Politics on Israel Day
In the upcoming 2011 Ontario provincial election, an estimated 96,200 resi-dents have been franchised to cast their vote in the provincial riding of Thornhill. Approximately, 37 per cent, or 34,600, are Jewish. Since the riding was first created in 1999, each of the three past elections have been hotly contested. In 1999, the Progressive Conservatives won by only 343 votes. In 2003, the Liberals won by 796, and in 2007, the PCs won by 1,733. What makes this election interesting is that for the first time, both the PCs and Liberals are fielding high-profile Jewish candi-dates. I’m sure we are in for quite a battle. In fact, I suggest the gloves have already come off.
At the recent Israel Day event held at Mel Lastman Square, I was shocked to have to listen to one of the event organizers stand up on stage and promote Thornhill’s incumbent PC candidate by politically associating him with the prime minister’s pro-Israel stance. It saddens me greatly that this tactic would be used at a public event attended by many non-Jews. And if this incident is an example of what we are to expect in the months ahead, coupled with the demand for public funding for Jewish education from many, but not all of Thornhill’s Jewish com-munity, I can just imagine the negative response we will see emanating from the ridings remaining 61,600 non-Jewish voters. To quote former U.S. president The-odore Roosevelt: “The most practical kind of politics is the politics of decency.” Based on what I observed during Israel Day, I somehow doubt we will see too much of this happening in Thornhill.
Alan L. Simons
The Megillah narrative
I always enjoy reading Rabbi Dow Marmur’s insightful columns. I would like to amplify on an important point he raised in his column “Artistic creativity and in-terfaith co-operation” (June 10). Rabbi Marmur indicates that there is some measure of question regarding the historicity of the events of Purim. He is abso-lutely correct. There are a number of rabbinic disputes regarding the unspoken details of the Megillah narrative. For example, Rashi and Tosafot, in their respec-tive talmudic commentaries to Menachot 64b, argue whether the protagonist, Mordechai, lived until the end of the Second Temple era. Likewise, Rashi and To-safot clash in their commentaries to Rosh Hashanah 3b-4a whether or not Darius was the son of Esther. On details of this nature, there is indeed plenty of room for rabbinic luminaries to disagree, and it is to this sphere of inquiry that Rabbi Mar-mur refers. At the same time, I presume that there is general rabbinic agreement that the basic event of the Megillah actually occurred (even though we do not know the background details), because the author of the Megillah is identified by the Talmud in Megillah 14a as a prophetess, and Maimonides’ sixth principle of faith (of 13) is to believe that the words of the prophets are true.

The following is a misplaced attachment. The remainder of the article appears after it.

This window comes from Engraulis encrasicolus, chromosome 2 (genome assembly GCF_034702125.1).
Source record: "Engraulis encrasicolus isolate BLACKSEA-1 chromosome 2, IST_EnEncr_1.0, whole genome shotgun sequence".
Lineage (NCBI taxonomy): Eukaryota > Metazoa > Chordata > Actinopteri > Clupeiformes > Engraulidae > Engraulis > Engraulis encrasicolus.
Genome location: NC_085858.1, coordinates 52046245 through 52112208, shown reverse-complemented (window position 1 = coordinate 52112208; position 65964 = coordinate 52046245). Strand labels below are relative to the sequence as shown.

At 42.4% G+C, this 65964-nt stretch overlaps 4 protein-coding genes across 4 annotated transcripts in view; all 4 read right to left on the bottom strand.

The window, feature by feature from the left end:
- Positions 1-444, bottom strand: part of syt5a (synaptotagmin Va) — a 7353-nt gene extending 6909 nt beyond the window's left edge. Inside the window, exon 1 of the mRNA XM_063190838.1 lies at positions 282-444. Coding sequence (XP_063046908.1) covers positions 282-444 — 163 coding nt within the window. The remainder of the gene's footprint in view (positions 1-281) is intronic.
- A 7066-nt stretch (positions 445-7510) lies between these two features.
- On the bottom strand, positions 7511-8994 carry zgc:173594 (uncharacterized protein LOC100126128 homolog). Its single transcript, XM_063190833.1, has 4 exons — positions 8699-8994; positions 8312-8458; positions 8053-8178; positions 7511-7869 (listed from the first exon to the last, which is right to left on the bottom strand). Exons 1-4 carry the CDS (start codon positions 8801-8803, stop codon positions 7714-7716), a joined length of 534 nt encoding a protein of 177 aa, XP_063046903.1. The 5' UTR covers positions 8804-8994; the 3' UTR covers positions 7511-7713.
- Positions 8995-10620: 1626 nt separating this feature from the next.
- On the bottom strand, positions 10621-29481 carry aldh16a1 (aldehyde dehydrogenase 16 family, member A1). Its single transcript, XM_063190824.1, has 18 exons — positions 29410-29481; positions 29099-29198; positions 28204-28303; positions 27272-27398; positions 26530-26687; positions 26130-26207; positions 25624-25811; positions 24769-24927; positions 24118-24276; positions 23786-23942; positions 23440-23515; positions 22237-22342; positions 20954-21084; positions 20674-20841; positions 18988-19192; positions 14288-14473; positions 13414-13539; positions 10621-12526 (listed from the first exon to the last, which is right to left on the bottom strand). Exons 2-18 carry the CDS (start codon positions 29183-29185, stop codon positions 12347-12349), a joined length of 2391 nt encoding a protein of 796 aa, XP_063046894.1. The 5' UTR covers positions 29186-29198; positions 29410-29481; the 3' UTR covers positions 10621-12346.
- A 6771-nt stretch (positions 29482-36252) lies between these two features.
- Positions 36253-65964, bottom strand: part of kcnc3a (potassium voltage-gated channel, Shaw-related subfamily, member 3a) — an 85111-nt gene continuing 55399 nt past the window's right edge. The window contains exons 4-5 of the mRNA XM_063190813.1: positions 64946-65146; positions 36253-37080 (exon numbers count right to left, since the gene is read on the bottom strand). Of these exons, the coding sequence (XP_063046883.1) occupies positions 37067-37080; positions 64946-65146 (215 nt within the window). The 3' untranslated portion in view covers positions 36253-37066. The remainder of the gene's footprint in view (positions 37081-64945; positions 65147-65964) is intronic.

Shoresh Jewish Environmental Programs
Thank you for featuring Shoresh’s Kavanah Garden in The CJN’s Heebonics section (“Kavanah Garden entwines Judaism with environmentalism,” June 2). One thing I would like to add is that Shoresh’s Kavanah Garden would not exist without the support of our community partners. UJA Federation of Greater Toron-to has graciously given us permission to develop the Kavanah Garden on their land at the Lebovic Jewish Community Campus while also providing us with fi-nancial and capacity building support. As well, we are grateful for the support of our granting agencies, including Environment Canada, the Ontario Trillium Foundation, Earth Day Canada and the Natan Fund.
Risa Alyson Cooper, Director
Shoresh Jewish Environmental Programs
Looking for an old friend
I am looking for an old school friend from 52 years ago. She may be in Canada. Her brother, Eric Levine, immigrated to Canada about 52 years ago. His family in Manchester, England, had an umbrella repair shop on Bury New Road. His sister was my friend, Myra Levine, who would be 67 now. Our school was Waterloo Road Jewish School, and we then went on to Wilton Polygon Jewish School.
Haiti offered to take European Jews
In regard to the article “Jewish and Haitian cultures mix and mingle on state,” June 2), it would be interesting to note the historical ties between Haiti and the Jewish community. In 1938, during the Evian Conference, delegates from 38, countries met to decide on what to do with Europe’s Jews, who were trying desperately to find a place where they could obtain refuge. Haiti was the only country on earth that offered to take in Jewish refugees without any quotas or limits. When the United States realized that Haiti was serious in its offer, U.S. secretary of state Sumner Welles immediately ordered president Elie Lescot to revoke that offer, although several hundred German Jews were able to make it to Haiti during the interim. As Haiti had recently been occupied by the United States for 15 years, Lescot had no choice but to agree to Welles’ demand to rescind the offer, effectively closing one of the last havens.
What might have been.
Alan Baker’s instructive and informative article, “The fallout from a Palestinian declaration of statehood” (June 10), is a valid legal opinion. The question that arises – have the settlement expansion policies of recent Israeli governments in the West Bank and Prime Minister Benjamin Netanyahu’s statement on May 19 in Washington, D.C., regarding a Palestinian entity in east Jerusalem – already breached the previously generally accepted outlines of a settlement post-Oslo? Baker speaks of legal consequences. Perhaps someone should examine the international political consequences of a resolution to recognize the right to a Palestinian state, within 1967 borders, with its capital in east Jerusalem.